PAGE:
The more I've been involved with Marketplace Africa (I've been the producer on the show since May), the more impressed I've become with the great sense of entrepreneurship of many Africans.
I'm based in Atlanta, in the U.S., and to try to tell the story of African business and investment all over the world, I dig around to find interesting stories of expats living in North America.
I've come across a Nigerian who lives in Houston, Texas, who founded a business tying gele, or head wraps, for women for weddings and major events.
Segun Gele is his celebrity name, built up partly because he is such a great self-promoter, but it’s not all in promotion alone. I found as I searched for other gele artists in the States and around the world that his name was definitely at the top of the list.
And his business started simply after he offered to help one woman tie her gele at a wedding in Atlanta. He did it so well; others at the wedding asked who tied her gele, then came to him to tie theirs. He quickly realized he could make a living doing it and now he travels the country constantly during wedding season. It’s the only business he’s ever done since he moved to the U.S.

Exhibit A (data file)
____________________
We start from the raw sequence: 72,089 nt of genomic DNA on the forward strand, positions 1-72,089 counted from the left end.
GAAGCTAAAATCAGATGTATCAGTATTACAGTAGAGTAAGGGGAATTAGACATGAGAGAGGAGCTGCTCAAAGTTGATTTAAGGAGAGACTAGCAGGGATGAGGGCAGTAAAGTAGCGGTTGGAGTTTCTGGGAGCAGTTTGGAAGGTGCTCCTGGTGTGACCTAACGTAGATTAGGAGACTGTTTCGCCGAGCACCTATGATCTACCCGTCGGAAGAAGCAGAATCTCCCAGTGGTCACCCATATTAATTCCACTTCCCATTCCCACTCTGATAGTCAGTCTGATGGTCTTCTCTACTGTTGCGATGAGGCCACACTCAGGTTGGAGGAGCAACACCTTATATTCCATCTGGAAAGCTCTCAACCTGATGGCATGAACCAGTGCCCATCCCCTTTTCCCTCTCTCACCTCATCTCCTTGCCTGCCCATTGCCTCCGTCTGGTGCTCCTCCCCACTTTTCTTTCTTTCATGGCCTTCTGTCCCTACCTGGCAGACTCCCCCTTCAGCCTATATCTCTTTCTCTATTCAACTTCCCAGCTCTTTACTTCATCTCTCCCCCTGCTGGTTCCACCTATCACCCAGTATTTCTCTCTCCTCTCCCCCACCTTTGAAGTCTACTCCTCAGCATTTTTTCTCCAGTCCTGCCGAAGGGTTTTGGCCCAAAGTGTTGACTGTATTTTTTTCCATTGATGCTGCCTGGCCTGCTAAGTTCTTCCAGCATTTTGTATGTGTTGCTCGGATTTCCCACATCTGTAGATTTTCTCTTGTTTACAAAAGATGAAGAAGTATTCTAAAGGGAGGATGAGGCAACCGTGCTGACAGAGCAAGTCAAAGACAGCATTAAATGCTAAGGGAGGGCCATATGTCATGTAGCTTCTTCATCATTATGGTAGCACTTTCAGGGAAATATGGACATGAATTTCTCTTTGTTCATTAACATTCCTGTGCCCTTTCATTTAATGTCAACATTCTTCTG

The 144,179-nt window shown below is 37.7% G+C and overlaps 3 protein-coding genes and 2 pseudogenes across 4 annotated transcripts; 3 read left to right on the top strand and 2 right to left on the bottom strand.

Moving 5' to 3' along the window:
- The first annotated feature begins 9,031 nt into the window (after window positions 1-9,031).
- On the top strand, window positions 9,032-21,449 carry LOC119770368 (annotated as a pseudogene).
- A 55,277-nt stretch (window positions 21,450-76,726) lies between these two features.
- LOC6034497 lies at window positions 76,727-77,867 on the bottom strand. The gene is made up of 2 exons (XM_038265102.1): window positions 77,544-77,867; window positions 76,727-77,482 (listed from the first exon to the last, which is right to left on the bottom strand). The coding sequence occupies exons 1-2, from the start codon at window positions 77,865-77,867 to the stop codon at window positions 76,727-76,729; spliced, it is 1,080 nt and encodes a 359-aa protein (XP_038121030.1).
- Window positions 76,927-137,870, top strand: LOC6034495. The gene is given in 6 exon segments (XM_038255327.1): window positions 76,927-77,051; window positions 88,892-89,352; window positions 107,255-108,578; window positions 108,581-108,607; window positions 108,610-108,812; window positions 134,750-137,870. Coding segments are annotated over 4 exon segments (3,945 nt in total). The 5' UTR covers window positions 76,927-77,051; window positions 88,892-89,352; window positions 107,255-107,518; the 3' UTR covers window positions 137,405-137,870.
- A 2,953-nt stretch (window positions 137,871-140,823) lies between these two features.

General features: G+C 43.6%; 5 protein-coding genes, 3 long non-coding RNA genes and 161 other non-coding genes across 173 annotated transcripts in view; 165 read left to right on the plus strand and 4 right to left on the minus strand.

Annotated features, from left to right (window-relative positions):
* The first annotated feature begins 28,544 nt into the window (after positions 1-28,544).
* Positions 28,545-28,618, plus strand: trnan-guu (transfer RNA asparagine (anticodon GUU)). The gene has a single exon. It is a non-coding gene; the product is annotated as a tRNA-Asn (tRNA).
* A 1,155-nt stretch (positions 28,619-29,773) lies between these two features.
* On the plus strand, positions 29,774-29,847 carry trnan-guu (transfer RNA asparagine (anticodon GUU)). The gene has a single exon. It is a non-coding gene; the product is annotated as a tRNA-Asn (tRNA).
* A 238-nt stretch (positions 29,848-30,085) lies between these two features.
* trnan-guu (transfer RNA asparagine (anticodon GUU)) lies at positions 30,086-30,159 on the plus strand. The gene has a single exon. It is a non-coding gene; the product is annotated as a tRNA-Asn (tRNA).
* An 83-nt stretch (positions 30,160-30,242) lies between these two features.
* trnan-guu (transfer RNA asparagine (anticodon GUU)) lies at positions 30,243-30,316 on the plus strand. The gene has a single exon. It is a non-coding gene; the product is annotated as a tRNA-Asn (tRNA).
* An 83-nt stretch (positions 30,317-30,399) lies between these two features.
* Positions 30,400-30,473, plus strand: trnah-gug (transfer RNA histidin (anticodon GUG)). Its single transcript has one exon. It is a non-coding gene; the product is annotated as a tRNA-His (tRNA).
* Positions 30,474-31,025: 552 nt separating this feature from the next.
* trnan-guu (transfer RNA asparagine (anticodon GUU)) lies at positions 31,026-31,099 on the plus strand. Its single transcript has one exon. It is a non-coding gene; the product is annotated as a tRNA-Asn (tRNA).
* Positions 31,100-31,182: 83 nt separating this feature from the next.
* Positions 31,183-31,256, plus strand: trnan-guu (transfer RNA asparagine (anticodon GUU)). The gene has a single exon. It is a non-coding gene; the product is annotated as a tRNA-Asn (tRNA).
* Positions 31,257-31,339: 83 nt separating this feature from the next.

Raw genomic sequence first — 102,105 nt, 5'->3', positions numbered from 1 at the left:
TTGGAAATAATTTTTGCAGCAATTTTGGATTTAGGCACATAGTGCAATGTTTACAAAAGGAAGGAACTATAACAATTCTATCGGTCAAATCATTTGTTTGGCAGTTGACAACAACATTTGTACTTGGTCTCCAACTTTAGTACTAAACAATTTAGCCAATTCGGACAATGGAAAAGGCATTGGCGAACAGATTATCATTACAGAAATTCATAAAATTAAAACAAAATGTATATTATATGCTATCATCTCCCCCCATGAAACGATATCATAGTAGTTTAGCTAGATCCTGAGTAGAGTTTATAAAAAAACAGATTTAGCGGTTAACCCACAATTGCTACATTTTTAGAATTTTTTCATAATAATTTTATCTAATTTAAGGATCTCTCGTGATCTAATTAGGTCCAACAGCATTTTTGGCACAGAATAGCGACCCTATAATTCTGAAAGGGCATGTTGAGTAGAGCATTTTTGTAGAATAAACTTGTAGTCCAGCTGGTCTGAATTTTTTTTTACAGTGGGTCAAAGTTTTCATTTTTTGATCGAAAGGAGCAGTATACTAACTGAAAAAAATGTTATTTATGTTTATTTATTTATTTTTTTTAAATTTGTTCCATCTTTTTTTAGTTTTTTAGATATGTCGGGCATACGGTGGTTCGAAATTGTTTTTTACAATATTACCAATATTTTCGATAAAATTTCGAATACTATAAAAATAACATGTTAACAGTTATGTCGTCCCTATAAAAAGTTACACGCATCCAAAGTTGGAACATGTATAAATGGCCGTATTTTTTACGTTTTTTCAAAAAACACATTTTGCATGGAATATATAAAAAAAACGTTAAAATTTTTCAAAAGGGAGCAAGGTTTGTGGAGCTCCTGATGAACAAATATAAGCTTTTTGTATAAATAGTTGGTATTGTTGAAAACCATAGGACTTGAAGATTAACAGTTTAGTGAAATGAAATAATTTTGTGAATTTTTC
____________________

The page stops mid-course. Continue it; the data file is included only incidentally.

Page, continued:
Then I found another Nigerian, Chido Nwangwu, who after moving here decided the U.S. needed a newspaper that told the African story here in the States - connecting Africans living here with Africans on the continent.
USAfrica grew from a newspaper, to an online newspaper, the “first ever African owned U.S.-based online newspaper” to a glossy pictorial magazine called “Class,” to a photo website, a business journal and coming soon, a television network, and book publishing.
We found a Liberian, D.H. Caranda Martin, who learned from his grandmother the intricacies of making tea and coffee. He now makes fine food products with goods imported from 14 countries in Africa and sold in luxury hotels and restaurants. Even the famous New York chef, Marcus Samuelsson, uses his tea.
All of these stories have recently aired on Marketplace Africa, and there are many more to come. There are Canadians who decided to take a chance on investing in Africa (a tall order for many small companies), and who outsource work to Ethiopia and Ghana.
There is a UK-based clothing store that uses designers from around Africa who weave in African fashion in a beautiful way, making it more accessible to the rest of the world. The company's mission is to promote African entrepreneurs.
It is not hard to find amazing African entrepreneurs around the world, and we will continue to strive to bring those stories to the audience. Feel free to send any suggestions to us at email@example.com
About Business 360
CNN International's business anchors and correspondents get to grips with the issues affecting world business, and they want your questions and feedback.